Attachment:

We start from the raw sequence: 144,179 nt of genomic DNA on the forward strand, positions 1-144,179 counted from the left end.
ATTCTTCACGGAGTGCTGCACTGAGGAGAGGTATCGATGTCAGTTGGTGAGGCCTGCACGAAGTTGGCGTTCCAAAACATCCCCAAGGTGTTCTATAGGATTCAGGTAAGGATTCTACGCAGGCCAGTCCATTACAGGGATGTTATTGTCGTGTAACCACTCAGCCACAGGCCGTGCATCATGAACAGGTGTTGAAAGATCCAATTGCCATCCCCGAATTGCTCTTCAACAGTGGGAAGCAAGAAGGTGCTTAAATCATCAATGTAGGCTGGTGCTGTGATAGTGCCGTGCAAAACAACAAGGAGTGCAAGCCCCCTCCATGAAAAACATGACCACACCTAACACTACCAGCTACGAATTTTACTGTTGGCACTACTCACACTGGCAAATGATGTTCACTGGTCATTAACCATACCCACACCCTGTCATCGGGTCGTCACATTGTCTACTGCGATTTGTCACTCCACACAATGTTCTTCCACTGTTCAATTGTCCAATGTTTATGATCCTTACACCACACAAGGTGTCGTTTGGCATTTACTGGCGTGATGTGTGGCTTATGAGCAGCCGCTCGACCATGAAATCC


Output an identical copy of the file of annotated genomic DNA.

We start from the raw sequence: 144,179 nt of genomic DNA on the forward strand, positions 1-144,179 counted from the left end.
ATTCTTCACGGAGTGCTGCACTGAGGAGAGGTATCGATGTCAGTTGGTGAGGCCTGCACGAAGTTGGCGTTCCAAAACATCCCCAAGGTGTTCTATAGGATTCAGGTAAGGATTCTACGCAGGCCAGTCCATTACAGGGATGTTATTGTCGTGTAACCACTCAGCCACAGGCCGTGCATCATGAACAGGTGTTGAAAGATCCAATTGCCATCCCCGAATTGCTCTTCAACAGTGGGAAGCAAGAAGGTGCTTAAATCATCAATGTAGGCTGGTGCTGTGATAGTGCCGTGCAAAACAACAAGGAGTGCAAGCCCCCTCCATGAAAAACATGACCACACCTAACACTACCAGCTACGAATTTTACTGTTGGCACTACTCACACTGGCAAATGATGTTCACTGGTCATTAACCATACCCACACCCTGTCATCGGGTCGTCACATTGTCTACTGCGATTTGTCACTCCACACAATGTTCTTCCACTGTTCAATTGTCCAATGTTTATGATCCTTACACCACACAAGGTGTCGTTTGGCATTTACTGGCGTGATGTGTGGCTTATGAGCAGCCGCTCGACCATGAAATCC